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Three-Fourths of House Lawmakers Sign King-Meeks Letter on Risk-Based Capital
Monday, May 19, 2014 7:00 AM

New York Reps. Peter King (R) and Gregory Meeks (D) sent a letter on May 15 to NCUA Board Chairman Debbie Matz regarding the agency's risk-based capital proposal. Included were the signatures of 322 of their colleagues, or three-quarters of the U.S. House of Representatives. In their letter, King and Meeks call on the agency to:

  1. take into account the cost and burden of implementing new risk-based capital requirements beyond the current leverage ratio;
  2. provide justification and more clarity as to why the proposed risk weights differ from those applied to other community financial institutions; and
  3. give credit unions more time than the proposal's allotted 18 months to come into compliance after it is finalized.

To view this letter and signatures, here’s a link for viewing and downloading.

The effort to gather this many signatures took an impressive two weeks, far shorter than the two months it took to recruit 199 House members to sign a letter to federal banking regulators about proposed Basel III concerns for community banks in 2012. The near-equal split of co-signers by party, at 54.3% Republican and 45.7% Democrat, reveals the strong bipartisan view on this proposal. Also 52 of the 60 members in the House Financial Services Committee strongly supported the intent of the letter.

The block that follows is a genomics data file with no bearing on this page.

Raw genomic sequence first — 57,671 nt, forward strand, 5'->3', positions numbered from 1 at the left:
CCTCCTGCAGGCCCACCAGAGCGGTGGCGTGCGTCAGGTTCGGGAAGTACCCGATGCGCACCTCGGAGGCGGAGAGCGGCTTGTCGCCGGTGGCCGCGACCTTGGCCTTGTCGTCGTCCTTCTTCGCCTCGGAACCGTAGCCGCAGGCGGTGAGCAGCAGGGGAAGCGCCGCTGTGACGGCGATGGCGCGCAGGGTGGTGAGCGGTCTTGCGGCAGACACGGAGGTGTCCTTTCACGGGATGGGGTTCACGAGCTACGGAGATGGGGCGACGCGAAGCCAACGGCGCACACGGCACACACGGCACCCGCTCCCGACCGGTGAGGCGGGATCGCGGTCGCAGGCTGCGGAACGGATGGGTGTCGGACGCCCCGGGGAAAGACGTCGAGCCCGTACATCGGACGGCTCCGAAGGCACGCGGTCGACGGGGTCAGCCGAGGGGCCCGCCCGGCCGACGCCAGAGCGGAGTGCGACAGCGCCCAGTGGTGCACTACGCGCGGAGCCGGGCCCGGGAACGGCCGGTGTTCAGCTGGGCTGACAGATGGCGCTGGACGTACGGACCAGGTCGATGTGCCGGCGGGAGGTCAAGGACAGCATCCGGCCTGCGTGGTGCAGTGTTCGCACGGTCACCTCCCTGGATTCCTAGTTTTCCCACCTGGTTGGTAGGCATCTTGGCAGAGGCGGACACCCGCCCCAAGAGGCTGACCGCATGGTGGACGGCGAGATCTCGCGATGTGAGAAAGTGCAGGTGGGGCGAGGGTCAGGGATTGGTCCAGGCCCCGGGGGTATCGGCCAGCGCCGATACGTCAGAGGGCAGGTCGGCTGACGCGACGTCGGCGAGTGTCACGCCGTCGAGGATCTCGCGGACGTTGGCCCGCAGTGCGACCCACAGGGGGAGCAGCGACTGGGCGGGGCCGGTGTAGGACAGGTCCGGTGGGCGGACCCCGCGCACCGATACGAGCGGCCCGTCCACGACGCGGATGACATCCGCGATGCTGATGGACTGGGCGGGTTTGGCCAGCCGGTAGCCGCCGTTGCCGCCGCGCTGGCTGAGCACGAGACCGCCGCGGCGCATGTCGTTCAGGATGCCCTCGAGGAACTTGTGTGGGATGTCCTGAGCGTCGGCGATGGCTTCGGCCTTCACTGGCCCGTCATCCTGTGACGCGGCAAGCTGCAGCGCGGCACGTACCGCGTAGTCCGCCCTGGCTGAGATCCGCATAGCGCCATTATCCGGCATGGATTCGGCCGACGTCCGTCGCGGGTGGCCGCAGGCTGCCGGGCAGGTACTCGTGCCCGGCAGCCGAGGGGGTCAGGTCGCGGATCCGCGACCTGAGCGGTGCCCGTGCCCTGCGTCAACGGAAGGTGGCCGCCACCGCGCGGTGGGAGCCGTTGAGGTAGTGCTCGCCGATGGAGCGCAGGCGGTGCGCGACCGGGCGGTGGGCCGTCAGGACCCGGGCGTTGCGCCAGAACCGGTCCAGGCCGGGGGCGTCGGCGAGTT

CUNA reported that, while King and Meeks did an outstanding job reaching out to their colleagues about the letter, individual legislators contacted them as well. Credit unions in their home districts, along with the state leagues, had made concerted efforts to ensure their lawmakers were well aware of the issues at stake with the RBC proposal.

Adding to the growing number of lawmakers voicing concern about the risk-based capital proposal, Sen. Al Franken (D-MN) sent a letter last Wednesday, May 14, to Chair Matz urging her to consider the input of Minnesota's credit unions. Franken wrote, "Minnesota credit unions have contacted me with a number of concerns regarding the proposed rule. Capital rules must be tailored to the circumstances of credit unions and their customers."